Fish Post

Hatteras – July 20, 2017

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Mike, of Hatteras Jack, reports that surf fishing has slowed down a bit with the inconsistent weather. Those that have fished with fresh shrimp and sand fleas have been able to land decent numbers of sea mullet and croaker.

Casting Stingsilvers from the piers and surf has produced good numbers of spanish and bluefish.

In the sound, anglers targeting speckled trout have done well using scented plastics under popping corks around marsh lines closer to the higher part of the tide. Red drum have also been feeding in the same areas, and popping cork rigs will work for them, too, as will soft plastics and jig heads fished on the bottom.

Flounder have been feeding well in the sound, and throwing live minnows on Carolina rigs has been the best bet to hook into keeper-sized fish. A few red drum (and flounder) have been landed when working soft plastics off the bottom.

Around the inlets and jetties, trout and redfish are starting to show up, and anglers should see action in these areas heat up soon.


Natalie Leggett, with a 22 lb. mahi that fell for a ballyhoo while trolling. She was fishing with Capt. Mitch McFrederick of Patriot Fishing Charters.


Clyde, of Rodanthe Pier, reports that anglers fishing the bottom with fresh shrimp have hooked into spot and croaker. Those tossing cut baits on bottom rigs have landed good numbers of bluefish and a few sharks.


Tim, of Frank and Fran’s, reports that surf fishing has been hit or miss lately. When anglers have given it a go, bloodworms have been the bait of choice for landing croaker and sea mullet. Hitting the surf early in the morning has produced a few spanish while casting jigs, and some red drum have been feeding on cut bait. Sharks have also been landed from the surf.

In the sound, speckled trout have been the best bet to provide anglers with consistent action. Early mornings and late evenings have been the best time to target specs, and fishing live shrimp under float rigs has been the best method.


Harry, of Avon Pier, reports that shark fishing from the pier has provided anglers with plenty of action. Mostly small sharks have been landed, but a few have hit the 6′ mark. A couple of dolphin have also been landed from the end of the pier.

Bottom fishing with fresh shrimp has produced sea mullet, croaker, spadefish, and sheepshead. A few bluefish and spanish have been in the mix, too, and tossing Gotcha plugs has been the most effective method for them. Night fishing has worked best on all species.

The water temperature is 83 degrees.


Beverly, of Frisco Tackle, reports that anglers fishing the surf zone have had luck landing flounder and pompano on fresh shrimp, cut mullet, and squid.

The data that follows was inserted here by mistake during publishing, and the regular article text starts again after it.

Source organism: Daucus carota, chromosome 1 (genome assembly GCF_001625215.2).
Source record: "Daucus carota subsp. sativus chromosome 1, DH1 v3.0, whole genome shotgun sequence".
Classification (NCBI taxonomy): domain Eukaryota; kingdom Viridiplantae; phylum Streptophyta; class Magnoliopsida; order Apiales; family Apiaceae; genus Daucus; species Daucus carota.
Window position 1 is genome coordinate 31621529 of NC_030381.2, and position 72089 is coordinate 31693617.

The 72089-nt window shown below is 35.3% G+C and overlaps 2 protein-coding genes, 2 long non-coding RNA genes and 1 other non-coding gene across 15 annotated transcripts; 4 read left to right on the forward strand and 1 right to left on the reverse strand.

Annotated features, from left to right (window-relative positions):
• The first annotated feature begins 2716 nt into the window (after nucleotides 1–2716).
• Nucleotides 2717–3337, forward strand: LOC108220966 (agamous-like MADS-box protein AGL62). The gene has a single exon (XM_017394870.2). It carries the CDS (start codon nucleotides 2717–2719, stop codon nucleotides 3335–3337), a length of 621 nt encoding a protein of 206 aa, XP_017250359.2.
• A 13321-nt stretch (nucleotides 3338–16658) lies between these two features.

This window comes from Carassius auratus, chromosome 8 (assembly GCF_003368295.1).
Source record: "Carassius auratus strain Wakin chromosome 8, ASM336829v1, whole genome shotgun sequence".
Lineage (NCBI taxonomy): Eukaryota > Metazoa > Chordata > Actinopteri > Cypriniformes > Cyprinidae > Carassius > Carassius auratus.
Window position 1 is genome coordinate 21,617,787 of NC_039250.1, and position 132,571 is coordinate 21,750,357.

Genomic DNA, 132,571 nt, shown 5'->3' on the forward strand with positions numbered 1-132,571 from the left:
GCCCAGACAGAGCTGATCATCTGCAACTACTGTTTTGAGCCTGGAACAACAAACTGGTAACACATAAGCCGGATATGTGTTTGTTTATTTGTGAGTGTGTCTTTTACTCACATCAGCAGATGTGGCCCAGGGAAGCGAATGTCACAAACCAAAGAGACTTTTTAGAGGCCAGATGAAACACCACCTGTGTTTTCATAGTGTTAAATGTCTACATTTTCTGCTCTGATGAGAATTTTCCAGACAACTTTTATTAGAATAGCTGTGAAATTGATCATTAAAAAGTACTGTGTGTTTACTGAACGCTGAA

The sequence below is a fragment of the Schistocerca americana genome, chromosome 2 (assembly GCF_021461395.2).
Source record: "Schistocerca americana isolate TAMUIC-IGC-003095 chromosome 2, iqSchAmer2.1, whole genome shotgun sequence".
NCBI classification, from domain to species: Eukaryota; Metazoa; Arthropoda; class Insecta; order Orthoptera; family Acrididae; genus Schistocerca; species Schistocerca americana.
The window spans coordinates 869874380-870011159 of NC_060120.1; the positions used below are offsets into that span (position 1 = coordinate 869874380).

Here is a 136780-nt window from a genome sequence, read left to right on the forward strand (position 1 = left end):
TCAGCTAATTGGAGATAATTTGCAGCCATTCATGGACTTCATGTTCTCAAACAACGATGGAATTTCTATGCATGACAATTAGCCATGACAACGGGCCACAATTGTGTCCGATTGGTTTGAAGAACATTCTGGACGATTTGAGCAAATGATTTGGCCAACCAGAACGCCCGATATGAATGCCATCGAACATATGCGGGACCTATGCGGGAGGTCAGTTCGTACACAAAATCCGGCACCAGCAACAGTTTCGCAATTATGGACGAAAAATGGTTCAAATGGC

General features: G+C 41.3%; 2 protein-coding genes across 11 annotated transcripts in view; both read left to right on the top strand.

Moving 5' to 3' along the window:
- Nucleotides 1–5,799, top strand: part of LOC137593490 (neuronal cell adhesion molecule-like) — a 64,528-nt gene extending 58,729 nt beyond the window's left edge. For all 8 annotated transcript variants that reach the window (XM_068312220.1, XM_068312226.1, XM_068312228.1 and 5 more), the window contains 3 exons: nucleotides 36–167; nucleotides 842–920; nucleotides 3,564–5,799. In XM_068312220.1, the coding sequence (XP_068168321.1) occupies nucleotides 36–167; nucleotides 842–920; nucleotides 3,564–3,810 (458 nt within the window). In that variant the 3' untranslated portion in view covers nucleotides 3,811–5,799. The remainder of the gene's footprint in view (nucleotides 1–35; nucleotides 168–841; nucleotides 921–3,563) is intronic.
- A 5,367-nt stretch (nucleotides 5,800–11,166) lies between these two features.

On the sound side, puppy drum and speckled trout have been feeding well. Casting a 3” pearl white Gulp shrimp rigged on a 1/8 or 1/4 oz. jig head has been the best way to land numbers of either species.

Flounder gigging has started to heat up in the sound, as anglers covering good amounts of water at night are being rewarded with limits of flatfish.


JAM, of Teach’s Lair, reports that anglers trolling ballyhoo out at the Gulf Stream are hooking up with good numbers of dolphin. Blue marlin and sailfish action has also been steady, and a few white marlin have been in the mix as well.

Bottom fishing offshore has provided plenty of action with black sea bass, triggerfish, and amberjacks.

Inshore fishing has remained steady, with lots of speckled trout and puppy drum being landed. The trout have been hitting soft plastics worked on the bottom, and the puppy drum have keyed in on gold spoons.

Around the inlets, those tossing bucktails and live bait have hooked up on larger red drum.

The prevailing southwest wind has slowed the surf fishing down, but anglers putting in their time are landing a few pompano, sea mullet, and spanish.


Aaron, of Tightline Charters, reports that the water has cleared up in the sound and that has made for some excellent sight fishing for redfish. Working gold spoons on the flats has been the ticket for landing fish in the 24-36” range. A few flounder and speckled trout are also feeding on the flats. Around the inlets, bluefish and sharks are actively feeding. Cape Point has also been holding large schools of bluefish. Off the beach around the bait pods, sharks and large red drum (up to the 50 lb. mark) have been feeding well.


Jay, of Bite Me Sportfishing, reports that dolphin fishing offshore has produced high numbers of fish, with a mix of bailer and gaffer fish. Most days are producing catches well into the double digits.

A few sailfish have been around. Blue and white marlin are also still feeding in the area, and anglers are having the most success trolling Ilander lures.


Bill, of Predator Sport Fishing, reports that sailfish have been feeding in the 20 mile range, as there have been multiple releases made in that zone. Trolling rigged ballyhoo has been the best bet for the sailfish, and a few blue and white marlin have also been in the area.

Dolphin and amberjacks have been feeding in this same range. Most of the dolphin have been bailers, but a few gaffers have been in the mix.

Nearshore, spanish and bluefish continue to give anglers plenty of action, and trolling Clarkspoons has been the best method for producing double digit numbers.


Jimmy, of Tradewinds Bait and Tackle, reports that surf fishing has filled the coolers with bluefish, sea mullet, pompano, and a few flounder.

Fishing on the sound side has been consistent, with anglers hooking into gray trout, bluefish, and spanish.